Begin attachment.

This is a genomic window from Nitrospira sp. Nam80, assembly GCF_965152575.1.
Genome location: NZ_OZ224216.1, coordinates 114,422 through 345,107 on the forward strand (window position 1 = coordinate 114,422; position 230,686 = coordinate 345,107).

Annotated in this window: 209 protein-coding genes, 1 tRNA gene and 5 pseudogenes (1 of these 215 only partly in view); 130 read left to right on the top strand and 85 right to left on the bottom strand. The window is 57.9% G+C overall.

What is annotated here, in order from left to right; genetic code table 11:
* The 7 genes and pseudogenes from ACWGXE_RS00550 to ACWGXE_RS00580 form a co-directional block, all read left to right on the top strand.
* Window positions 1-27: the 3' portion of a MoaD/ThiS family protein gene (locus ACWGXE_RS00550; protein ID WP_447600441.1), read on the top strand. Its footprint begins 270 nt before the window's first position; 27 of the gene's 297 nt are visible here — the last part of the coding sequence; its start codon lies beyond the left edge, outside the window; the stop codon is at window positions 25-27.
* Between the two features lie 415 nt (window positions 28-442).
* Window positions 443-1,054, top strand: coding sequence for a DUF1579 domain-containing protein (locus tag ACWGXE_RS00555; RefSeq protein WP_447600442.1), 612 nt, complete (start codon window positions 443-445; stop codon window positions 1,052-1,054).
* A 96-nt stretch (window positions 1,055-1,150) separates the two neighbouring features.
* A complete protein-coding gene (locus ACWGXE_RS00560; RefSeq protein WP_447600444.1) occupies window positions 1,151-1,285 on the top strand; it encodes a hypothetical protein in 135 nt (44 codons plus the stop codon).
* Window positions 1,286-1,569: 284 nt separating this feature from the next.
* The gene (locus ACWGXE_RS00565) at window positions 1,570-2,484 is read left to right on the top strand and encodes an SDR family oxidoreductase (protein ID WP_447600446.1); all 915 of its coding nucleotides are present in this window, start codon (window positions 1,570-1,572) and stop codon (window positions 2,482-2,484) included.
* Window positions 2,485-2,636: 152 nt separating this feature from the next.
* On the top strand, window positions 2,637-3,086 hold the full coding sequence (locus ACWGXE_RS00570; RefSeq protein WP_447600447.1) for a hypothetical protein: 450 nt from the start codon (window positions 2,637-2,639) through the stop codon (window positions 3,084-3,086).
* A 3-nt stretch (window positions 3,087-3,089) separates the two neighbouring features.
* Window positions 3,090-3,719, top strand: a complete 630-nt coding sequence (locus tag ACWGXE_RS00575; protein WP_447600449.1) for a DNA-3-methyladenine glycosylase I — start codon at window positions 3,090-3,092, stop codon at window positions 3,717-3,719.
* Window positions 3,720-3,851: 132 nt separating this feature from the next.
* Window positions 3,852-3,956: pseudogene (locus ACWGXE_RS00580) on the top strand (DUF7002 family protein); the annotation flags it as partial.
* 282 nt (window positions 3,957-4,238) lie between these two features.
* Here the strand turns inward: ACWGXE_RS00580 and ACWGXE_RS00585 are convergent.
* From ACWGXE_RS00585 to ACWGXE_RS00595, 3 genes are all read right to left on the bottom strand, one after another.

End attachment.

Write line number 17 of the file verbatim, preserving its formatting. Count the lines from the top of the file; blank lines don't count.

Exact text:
* Window positions 3,720-3,851: 132 nt separating this feature from the next.